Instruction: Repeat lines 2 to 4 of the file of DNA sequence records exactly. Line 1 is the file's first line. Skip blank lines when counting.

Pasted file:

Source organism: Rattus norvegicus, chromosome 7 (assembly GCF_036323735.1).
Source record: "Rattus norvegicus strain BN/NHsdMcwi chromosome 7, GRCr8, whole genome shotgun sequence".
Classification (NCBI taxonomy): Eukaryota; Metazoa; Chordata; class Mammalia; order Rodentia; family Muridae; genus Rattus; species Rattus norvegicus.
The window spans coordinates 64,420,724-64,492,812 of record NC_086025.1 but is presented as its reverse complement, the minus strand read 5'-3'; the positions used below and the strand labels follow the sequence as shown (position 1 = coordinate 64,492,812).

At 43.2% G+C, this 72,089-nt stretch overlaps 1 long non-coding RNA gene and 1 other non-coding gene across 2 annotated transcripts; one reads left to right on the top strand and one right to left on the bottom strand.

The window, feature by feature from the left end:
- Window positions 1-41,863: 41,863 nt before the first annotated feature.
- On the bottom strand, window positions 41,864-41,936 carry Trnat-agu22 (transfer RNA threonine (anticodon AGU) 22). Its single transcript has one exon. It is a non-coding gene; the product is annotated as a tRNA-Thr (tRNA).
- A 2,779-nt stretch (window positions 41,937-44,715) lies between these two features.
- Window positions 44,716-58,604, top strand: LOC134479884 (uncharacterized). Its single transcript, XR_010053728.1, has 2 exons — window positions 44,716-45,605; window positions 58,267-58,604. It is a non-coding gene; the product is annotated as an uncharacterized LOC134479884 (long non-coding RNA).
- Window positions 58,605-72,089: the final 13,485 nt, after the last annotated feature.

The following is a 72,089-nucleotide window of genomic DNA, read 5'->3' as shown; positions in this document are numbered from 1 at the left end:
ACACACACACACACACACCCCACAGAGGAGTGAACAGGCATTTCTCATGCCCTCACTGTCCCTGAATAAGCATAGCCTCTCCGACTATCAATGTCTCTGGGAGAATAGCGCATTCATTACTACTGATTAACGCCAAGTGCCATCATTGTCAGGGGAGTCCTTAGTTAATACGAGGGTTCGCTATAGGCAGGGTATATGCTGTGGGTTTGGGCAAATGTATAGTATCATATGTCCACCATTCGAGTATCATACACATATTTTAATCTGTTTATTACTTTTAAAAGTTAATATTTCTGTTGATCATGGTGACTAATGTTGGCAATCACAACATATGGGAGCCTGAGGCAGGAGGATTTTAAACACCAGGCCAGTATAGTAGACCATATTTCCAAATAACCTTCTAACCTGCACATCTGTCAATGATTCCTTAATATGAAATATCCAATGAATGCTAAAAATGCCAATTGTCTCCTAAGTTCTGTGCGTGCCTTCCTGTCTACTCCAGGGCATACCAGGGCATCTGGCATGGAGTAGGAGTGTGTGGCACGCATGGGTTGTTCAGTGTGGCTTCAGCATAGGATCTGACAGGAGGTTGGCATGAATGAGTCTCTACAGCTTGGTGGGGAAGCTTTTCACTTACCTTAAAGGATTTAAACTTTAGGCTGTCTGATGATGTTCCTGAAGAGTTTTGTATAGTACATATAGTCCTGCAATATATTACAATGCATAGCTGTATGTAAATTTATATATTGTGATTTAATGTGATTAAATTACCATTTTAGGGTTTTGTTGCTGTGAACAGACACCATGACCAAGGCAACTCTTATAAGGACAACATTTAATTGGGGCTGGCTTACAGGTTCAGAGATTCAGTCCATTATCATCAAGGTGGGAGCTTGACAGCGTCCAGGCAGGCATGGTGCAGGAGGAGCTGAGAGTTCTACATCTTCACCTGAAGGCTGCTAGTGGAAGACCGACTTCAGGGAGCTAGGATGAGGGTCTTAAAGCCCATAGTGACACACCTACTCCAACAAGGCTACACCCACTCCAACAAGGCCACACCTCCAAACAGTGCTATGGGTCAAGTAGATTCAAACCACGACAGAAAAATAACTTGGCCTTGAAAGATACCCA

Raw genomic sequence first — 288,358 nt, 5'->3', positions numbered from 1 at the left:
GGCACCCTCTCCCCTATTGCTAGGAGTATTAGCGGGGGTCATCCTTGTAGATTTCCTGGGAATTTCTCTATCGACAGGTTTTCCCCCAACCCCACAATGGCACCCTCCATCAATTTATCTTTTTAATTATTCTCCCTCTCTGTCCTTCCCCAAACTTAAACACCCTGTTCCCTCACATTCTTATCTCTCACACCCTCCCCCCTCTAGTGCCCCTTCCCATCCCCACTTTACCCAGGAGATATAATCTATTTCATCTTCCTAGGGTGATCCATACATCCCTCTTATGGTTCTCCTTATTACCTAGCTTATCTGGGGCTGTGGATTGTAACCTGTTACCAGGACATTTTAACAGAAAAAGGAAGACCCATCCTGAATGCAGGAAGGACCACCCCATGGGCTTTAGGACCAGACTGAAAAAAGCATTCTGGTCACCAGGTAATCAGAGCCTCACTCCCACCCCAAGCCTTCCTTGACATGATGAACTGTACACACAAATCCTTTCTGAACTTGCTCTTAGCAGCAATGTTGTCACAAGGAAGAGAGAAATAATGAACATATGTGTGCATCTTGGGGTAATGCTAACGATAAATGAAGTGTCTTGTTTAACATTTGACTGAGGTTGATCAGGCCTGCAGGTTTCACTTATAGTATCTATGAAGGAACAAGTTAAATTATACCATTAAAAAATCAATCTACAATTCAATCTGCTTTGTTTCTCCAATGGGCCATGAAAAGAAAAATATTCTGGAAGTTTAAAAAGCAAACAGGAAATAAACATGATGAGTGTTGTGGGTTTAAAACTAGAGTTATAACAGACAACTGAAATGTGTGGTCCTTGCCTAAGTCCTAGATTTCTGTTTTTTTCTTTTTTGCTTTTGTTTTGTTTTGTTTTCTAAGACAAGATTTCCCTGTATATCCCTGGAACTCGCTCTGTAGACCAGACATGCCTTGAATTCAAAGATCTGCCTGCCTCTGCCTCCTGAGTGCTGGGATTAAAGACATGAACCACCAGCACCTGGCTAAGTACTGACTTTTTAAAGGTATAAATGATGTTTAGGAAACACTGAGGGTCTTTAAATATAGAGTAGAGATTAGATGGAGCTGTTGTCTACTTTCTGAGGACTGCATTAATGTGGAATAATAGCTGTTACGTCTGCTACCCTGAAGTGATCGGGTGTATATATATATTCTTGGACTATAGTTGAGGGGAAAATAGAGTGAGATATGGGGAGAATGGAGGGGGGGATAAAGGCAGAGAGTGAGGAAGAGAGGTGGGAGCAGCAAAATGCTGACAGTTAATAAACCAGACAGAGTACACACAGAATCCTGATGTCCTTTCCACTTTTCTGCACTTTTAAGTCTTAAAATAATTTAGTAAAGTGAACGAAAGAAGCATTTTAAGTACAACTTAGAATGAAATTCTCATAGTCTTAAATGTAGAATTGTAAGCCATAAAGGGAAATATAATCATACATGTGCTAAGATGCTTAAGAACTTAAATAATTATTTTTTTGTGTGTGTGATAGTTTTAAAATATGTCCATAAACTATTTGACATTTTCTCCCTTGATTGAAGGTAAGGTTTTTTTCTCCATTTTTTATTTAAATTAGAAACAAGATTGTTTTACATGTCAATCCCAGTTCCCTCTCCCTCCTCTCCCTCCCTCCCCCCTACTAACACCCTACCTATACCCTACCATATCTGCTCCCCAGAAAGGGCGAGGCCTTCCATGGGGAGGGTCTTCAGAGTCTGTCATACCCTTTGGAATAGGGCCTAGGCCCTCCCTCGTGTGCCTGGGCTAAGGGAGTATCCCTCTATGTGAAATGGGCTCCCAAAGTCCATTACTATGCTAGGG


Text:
Source record: "Rattus norvegicus strain BN/NHsdMcwi chromosome 7, GRCr8, whole genome shotgun sequence".
Classification (NCBI taxonomy): Eukaryota; Metazoa; Chordata; class Mammalia; order Rodentia; family Muridae; genus Rattus; species Rattus norvegicus.
The window spans coordinates 64,420,724-64,492,812 of record NC_086025.1 but is presented as its reverse complement, the minus strand read 5'-3'; the positions used below and the strand labels follow the sequence as shown (position 1 = coordinate 64,492,812).